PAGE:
Hormonal therapy may also be administered in addition to chemotherapy for treating advanced primary peritoneal cancer. Finally, radiotherapy is sometimes recommended to treat advanced primary cancer or recurrent peritoneal cancer.

Symptoms of Peritoneal Cancer

People whose peritoneal cancer is in the early stages may not experience any symptoms or may have symptoms that are vague and that seem unconnected. However, as peritoneal cancer grows and spreads, the patient will experience more bothersome symptoms.

The most common symptoms of peritoneal cancer are:

  • abdominal swelling
  • diffuse abdominal pain
  • frequent urination
  • satiation after a small meal
  • bowel changes such as constipation
  • abnormal vaginal bleeding
  • unexplained weight loss
  • abdominal masses
  • nausea and vomiting
  • shortness of breath
  • fatigue
  • bowel obstruction

Diagnosis of Peritoneal Cancer

The diagnostic process of peritoneal cancer begins with your doctor asking you about the symptoms you are experiencing. You should provide your physician with as many details as you know about how you feel so that they can thoroughly assess your health.

A physical exam will follow, during which your doctor will look for signs such as abdominal swelling on your body. If they suspect the presence of peritoneal cancer, they will order some of the following tests and exams:

  • blood tests: the purpose of blood tests is to measure the amount of proteins released by malignant tumors in your blood, which are medically known as tumor markers, whose presence may indicate the occurrence of peritoneal cancer in your body
  • imaging tests: you will undergo a CT or MRI scan, which will provide your doctor with essential information about your cancer, such as the location of the malignant tumor, whether it has spread, and the size of the tumor, by creating detailed and clear images of the inside of your body
  • laparoscopy: some people with peritoneal cancer will have to undergo laparoscopy, a minimally invasive surgical procedure during which several tiny incisions are made in your abdomen so that the surgeon can see where the malignant tumor is located and collect samples of tissue and fluid that will subsequently be sent to the laboratory to assess the presence of cancerous cells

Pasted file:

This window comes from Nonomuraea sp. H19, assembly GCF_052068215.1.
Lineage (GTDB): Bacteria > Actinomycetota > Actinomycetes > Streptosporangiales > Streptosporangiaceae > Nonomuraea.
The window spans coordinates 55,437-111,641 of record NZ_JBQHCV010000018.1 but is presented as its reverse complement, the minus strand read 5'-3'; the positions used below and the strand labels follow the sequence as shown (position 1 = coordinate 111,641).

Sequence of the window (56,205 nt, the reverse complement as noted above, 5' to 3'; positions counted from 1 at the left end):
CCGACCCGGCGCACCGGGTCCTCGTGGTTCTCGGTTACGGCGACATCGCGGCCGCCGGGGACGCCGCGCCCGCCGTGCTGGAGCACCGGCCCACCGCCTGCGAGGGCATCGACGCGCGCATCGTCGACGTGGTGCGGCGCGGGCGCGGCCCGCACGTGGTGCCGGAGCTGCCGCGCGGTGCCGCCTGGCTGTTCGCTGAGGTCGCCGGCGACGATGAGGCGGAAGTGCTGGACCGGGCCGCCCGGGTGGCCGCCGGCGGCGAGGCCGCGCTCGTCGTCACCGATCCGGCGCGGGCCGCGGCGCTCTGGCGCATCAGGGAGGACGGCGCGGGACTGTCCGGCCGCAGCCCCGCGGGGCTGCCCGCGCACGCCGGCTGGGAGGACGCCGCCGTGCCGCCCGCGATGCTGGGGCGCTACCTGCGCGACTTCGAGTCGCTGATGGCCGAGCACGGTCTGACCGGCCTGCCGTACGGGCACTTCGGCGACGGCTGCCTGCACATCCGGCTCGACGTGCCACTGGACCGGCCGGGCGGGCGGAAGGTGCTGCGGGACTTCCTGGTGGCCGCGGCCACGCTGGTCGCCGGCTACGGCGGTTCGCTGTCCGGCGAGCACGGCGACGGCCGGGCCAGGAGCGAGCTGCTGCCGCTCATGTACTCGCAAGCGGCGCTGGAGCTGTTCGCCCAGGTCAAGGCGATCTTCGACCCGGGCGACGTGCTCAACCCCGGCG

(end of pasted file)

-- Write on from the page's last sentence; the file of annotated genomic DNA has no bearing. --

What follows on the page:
While the exact cause of peritoneal cancer is unknown yet, medical researchers believe that cancer in the peritoneum begins developing when there is a mutation in peritoneal cells that results in them dividing and spreading beyond control.

Peritoneal cancer may be the consequence of cancer in another part of the body, such as the stomach, the appendix, the bladder, or the ovaries, or can stem from the peritoneum itself (in case of peritoneal mesothelioma).

When people inhale or ingest asbestos fibers, they subsequently travel through the bloodstream and the lymphatic system and can easily become embedded in your peritoneum, as they have a rough texture. Over the years, they cause severe scarring and inflammation that may, in turn, give way to cancer. The following are some risk factors for peritoneal cancer:

  • asbestos exposure
  • a family history of peritoneal cancer
  • obesity
  • the genetic mutations BRCA1 and BRCA2
  • tall height
  • endometriosis

Despite any knowledge on peritoneal cancer prevention, since it can swiftly spread from one part of your body to the peritoneum, you can avoid certain risk factors by:

  • maintaining a healthy weight
  • wearing adequate protective equipment when working with asbestos
  • receiving treatment for endometriosis